This Friday, Tom Ford will release 50 Boys and 50 Girls clutch-sized lipsticks, named after 100 of his closest friends, or so we assume. Shades range from “Grace” (Coddington) to “Lena” (Dunham) to “Warren” (Buffett — let me have this), and join the ranks of Zayn and Louis and Leonardo.
So finally, there’s a lipstick for everybody. Or so we tell ourselves.
We love to believe something exists just for us — that we’ve been seen by somebody in power and awarded tangible recognition for our existence. So whether we’re combing through personalized keychains or a new lipstick collection, we’re seeking out proof that our specialness can materialize into something concrete. Which means that if we find it, we get to revel in a sense of false ownership while we assign meaning to a thing. (Case in point: Tom Ford’s “Anne” is clearly a testament to my love of wearing bright lipstick.)
And if we don’t find something for ourselves, we look to find meaning through the best parts of somebody else’s identity. We pick up Drake-inspired lip shades, or line up for Nicki Minaj and Taraji P. Henson’s collaborations with M.A.C. And we tell ourselves that we’re channeling the people we look up to or chase after, and use lipsticks, blushes, and glosses made in their image to evoke the ideal we’ve assigned to them. Even though as grown adults, we understand how branding and marketing works. We know that Tom Ford can’t include every name on the planet and that we’re still being ourselves, just wearing Taraji P. Henson lipstick. But that’s where our imagination comes into play. Because even an item that’s personalized for somebody else will let us escape who we are for a second.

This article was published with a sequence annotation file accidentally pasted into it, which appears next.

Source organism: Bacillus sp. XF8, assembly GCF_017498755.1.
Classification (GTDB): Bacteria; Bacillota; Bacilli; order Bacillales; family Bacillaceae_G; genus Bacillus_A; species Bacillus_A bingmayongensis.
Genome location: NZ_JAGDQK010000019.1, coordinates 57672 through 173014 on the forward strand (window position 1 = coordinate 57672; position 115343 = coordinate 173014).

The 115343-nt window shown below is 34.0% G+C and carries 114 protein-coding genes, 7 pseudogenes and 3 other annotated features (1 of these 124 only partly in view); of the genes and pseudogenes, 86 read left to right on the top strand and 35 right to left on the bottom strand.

Regardless of whether you’re buying something with your own name on it or somebody else’s, there’s a suspension of belief that’s necessary to participate in it. You can channel the best traits of who it was actually named after, or temporarily assign new meaning to your own name. You cultivate an identity entirely on who someone else has decided you are (a red lipstick, a purple lipstick, a blue lipstick), but inject enough of yourself to make it feel like an extension, and not just a mask. Which is important: makeup can serve as armour you may need to confront a person, to attend a party, to write those thousand-something words. So why shouldn’t we assign meaning to it? Why can’t the names attached be the cosmetic equivalent of lighting a prayer candle to call on a patron saint?
The thing is, names mean and represent what we need them to. And while Tom Ford likely didn’t go into creating his new colours for the sake of helping to armour us, he succeeded in creating a cast of characters whose personas we get to adopt whenever we need to. Because while being seen in a tangible way is rewarding (here’s to the “Anne” lipstick!), it’s even more so when you decide who you’re going to be for a while.
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